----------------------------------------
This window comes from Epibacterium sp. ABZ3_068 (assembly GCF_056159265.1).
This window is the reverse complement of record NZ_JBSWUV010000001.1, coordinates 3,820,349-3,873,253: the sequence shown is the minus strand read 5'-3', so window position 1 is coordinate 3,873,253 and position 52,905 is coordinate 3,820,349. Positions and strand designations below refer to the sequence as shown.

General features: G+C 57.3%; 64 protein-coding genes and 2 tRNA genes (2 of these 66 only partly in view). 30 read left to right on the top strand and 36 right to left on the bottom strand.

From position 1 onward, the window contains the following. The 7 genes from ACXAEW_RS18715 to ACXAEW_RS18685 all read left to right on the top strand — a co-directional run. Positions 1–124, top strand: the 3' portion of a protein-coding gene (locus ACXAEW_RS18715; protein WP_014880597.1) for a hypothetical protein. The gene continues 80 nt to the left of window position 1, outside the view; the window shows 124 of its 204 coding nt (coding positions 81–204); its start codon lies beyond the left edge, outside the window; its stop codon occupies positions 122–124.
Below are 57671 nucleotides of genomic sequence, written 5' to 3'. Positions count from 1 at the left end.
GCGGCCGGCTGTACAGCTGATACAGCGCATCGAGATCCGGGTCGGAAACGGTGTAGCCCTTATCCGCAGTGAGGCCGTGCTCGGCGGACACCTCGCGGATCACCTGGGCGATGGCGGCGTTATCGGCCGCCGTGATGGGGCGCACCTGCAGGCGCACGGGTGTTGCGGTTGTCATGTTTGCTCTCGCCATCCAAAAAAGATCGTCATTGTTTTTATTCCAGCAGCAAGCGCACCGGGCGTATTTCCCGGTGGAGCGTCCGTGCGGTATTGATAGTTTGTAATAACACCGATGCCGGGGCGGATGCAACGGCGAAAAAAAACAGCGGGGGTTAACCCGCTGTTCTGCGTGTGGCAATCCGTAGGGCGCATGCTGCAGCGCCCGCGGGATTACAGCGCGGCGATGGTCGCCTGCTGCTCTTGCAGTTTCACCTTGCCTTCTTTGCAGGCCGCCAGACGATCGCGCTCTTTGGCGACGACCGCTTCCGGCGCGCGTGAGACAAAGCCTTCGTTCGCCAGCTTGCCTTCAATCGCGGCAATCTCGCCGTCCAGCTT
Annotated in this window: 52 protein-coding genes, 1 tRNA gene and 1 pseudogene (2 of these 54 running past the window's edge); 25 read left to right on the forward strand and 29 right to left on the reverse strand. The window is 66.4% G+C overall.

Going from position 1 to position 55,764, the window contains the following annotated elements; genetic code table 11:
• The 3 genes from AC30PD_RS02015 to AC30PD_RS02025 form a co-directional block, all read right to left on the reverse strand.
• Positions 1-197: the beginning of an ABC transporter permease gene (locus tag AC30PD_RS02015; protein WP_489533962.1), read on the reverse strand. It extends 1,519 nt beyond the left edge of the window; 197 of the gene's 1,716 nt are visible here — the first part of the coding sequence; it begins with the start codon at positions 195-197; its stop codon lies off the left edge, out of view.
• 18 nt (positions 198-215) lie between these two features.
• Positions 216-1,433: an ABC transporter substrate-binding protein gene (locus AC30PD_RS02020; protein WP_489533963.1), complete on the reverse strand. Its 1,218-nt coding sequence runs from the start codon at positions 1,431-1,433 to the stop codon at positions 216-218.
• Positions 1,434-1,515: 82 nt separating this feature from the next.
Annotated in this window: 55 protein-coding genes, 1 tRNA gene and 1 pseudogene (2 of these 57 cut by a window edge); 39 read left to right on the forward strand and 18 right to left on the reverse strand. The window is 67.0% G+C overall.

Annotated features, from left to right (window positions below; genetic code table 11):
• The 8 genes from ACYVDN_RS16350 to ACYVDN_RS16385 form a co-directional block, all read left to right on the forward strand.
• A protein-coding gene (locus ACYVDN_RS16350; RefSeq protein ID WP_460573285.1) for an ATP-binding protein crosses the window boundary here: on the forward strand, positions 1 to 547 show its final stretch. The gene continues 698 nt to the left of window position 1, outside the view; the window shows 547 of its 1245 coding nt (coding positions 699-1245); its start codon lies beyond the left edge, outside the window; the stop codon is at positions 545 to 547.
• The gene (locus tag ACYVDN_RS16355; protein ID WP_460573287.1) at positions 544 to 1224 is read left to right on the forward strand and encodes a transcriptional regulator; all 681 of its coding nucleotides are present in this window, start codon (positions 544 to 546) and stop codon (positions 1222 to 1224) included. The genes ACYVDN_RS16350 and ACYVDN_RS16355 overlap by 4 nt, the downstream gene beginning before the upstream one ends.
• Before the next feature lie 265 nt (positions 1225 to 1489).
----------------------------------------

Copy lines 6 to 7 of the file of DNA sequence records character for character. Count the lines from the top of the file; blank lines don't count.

GCGGCCGGCTGTACAGCTGATACAGCGCATCGAGATCCGGGTCGGAAACGGTGTAGCCCTTATCCGCAGTGAGGCCGTGCTCGGCGGACACCTCGCGGATCACCTGGGCGATGGCGGCGTTATCGGCCGCCGTGATGGGGCGCACCTGCAGGCGCACGGGTGTTGCGGTTGTCATGTTTGCTCTCGCCATCCAAAAAAGATCGTCATTGTTTTTATTCCAGCAGCAAGCGCACCGGGCGTATTTCCCGGTGGAGCGTCCGTGCGGTATTGATAGTTTGTAATAACACCGATGCCGGGGCGGATGCAACGGCGAAAAAAAACAGCGGGGGTTAACCCGCTGTTCTGCGTGTGGCAATCCGTAGGGCGCATGCTGCAGCGCCCGCGGGATTACAGCGCGGCGATGGTCGCCTGCTGCTCTTGCAGTTTCACCTTGCCTTCTTTGCAGGCCGCCAGACGATCGCGCTCTTTGGCGACGACCGCTTCCGGCGCGCGTGAGACAAAGCCTTCGTTCGCCAGCTTGCCTTCAATCGCGGCAATCTCGCCGTCCAGCTT
Annotated in this window: 52 protein-coding genes, 1 tRNA gene and 1 pseudogene (2 of these 54 running past the window's edge); 25 read left to right on the forward strand and 29 right to left on the reverse strand. The window is 66.4% G+C overall.